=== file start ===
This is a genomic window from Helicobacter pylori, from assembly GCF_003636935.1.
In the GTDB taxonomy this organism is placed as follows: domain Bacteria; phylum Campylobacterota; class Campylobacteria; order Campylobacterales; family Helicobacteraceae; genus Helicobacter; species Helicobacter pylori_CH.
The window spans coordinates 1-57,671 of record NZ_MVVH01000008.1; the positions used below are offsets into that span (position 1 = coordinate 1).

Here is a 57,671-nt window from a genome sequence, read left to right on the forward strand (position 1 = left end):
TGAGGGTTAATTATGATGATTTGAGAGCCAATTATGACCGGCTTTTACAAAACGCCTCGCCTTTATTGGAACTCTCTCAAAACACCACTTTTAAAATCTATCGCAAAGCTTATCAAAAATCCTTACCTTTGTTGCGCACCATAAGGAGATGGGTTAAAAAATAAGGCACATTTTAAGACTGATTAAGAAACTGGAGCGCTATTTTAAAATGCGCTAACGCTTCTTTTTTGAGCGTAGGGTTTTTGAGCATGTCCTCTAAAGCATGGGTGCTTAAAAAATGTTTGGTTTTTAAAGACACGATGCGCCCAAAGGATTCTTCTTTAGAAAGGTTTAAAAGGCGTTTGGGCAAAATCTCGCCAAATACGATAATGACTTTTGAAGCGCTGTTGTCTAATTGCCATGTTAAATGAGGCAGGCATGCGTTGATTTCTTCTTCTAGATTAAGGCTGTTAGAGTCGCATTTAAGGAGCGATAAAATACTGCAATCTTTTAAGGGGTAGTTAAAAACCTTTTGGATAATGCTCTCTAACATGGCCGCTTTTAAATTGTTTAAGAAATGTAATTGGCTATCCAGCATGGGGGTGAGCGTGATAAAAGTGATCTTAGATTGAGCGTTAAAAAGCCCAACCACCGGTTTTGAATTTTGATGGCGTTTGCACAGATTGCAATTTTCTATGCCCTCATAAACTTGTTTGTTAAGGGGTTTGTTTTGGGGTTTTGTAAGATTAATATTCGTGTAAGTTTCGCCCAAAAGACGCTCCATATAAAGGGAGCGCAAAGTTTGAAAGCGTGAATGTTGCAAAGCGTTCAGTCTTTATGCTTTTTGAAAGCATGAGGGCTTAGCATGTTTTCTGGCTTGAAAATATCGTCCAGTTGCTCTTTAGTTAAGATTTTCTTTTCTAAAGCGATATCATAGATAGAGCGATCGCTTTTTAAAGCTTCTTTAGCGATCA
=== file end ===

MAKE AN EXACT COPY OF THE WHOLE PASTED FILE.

This is a genomic window from Helicobacter pylori, from assembly GCF_003636935.1.
In the GTDB taxonomy this organism is placed as follows: domain Bacteria; phylum Campylobacterota; class Campylobacteria; order Campylobacterales; family Helicobacteraceae; genus Helicobacter; species Helicobacter pylori_CH.
The window spans coordinates 1-57,671 of record NZ_MVVH01000008.1; the positions used below are offsets into that span (position 1 = coordinate 1).

Here is a 57,671-nt window from a genome sequence, read left to right on the forward strand (position 1 = left end):
TGAGGGTTAATTATGATGATTTGAGAGCCAATTATGACCGGCTTTTACAAAACGCCTCGCCTTTATTGGAACTCTCTCAAAACACCACTTTTAAAATCTATCGCAAAGCTTATCAAAAATCCTTACCTTTGTTGCGCACCATAAGGAGATGGGTTAAAAAATAAGGCACATTTTAAGACTGATTAAGAAACTGGAGCGCTATTTTAAAATGCGCTAACGCTTCTTTTTTGAGCGTAGGGTTTTTGAGCATGTCCTCTAAAGCATGGGTGCTTAAAAAATGTTTGGTTTTTAAAGACACGATGCGCCCAAAGGATTCTTCTTTAGAAAGGTTTAAAAGGCGTTTGGGCAAAATCTCGCCAAATACGATAATGACTTTTGAAGCGCTGTTGTCTAATTGCCATGTTAAATGAGGCAGGCATGCGTTGATTTCTTCTTCTAGATTAAGGCTGTTAGAGTCGCATTTAAGGAGCGATAAAATACTGCAATCTTTTAAGGGGTAGTTAAAAACCTTTTGGATAATGCTCTCTAACATGGCCGCTTTTAAATTGTTTAAGAAATGTAATTGGCTATCCAGCATGGGGGTGAGCGTGATAAAAGTGATCTTAGATTGAGCGTTAAAAAGCCCAACCACCGGTTTTGAATTTTGATGGCGTTTGCACAGATTGCAATTTTCTATGCCCTCATAAACTTGTTTGTTAAGGGGTTTGTTTTGGGGTTTTGTAAGATTAATATTCGTGTAAGTTTCGCCCAAAAGACGCTCCATATAAAGGGAGCGCAAAGTTTGAAAGCGTGAATGTTGCAAAGCGTTCAGTCTTTATGCTTTTTGAAAGCATGAGGGCTTAGCATGTTTTCTGGCTTGAAAATATCGTCCAGTTGCTCTTTAGTTAAGATTTTCTTTTCTAAAGCGATATCATAGATAGAGCGATCGCTTTTTAAAGCTTCTTTAGCGATCA